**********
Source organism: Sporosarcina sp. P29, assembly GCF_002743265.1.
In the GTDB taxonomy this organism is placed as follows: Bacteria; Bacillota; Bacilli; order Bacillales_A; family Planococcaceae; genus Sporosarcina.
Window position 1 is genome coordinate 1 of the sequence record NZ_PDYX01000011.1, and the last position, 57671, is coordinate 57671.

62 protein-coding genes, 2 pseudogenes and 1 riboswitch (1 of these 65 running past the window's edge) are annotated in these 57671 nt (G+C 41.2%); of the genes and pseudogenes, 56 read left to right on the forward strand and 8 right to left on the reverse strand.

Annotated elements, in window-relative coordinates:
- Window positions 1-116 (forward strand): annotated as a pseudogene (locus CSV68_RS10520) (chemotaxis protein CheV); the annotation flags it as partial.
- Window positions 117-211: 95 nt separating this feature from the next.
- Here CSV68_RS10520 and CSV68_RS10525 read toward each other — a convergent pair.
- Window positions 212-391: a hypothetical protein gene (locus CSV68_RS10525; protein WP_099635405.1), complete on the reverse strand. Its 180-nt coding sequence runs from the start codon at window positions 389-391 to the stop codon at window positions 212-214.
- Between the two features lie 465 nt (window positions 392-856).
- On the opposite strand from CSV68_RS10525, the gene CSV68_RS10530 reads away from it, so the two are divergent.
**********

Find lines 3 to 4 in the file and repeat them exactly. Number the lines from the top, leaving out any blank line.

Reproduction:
Window position 1 is genome coordinate 1 of the sequence record NZ_PDYX01000011.1, and the last position, 57671, is coordinate 57671.

62 protein-coding genes, 2 pseudogenes and 1 riboswitch (1 of these 65 running past the window's edge) are annotated in these 57671 nt (G+C 41.2%); of the genes and pseudogenes, 56 read left to right on the forward strand and 8 right to left on the reverse strand.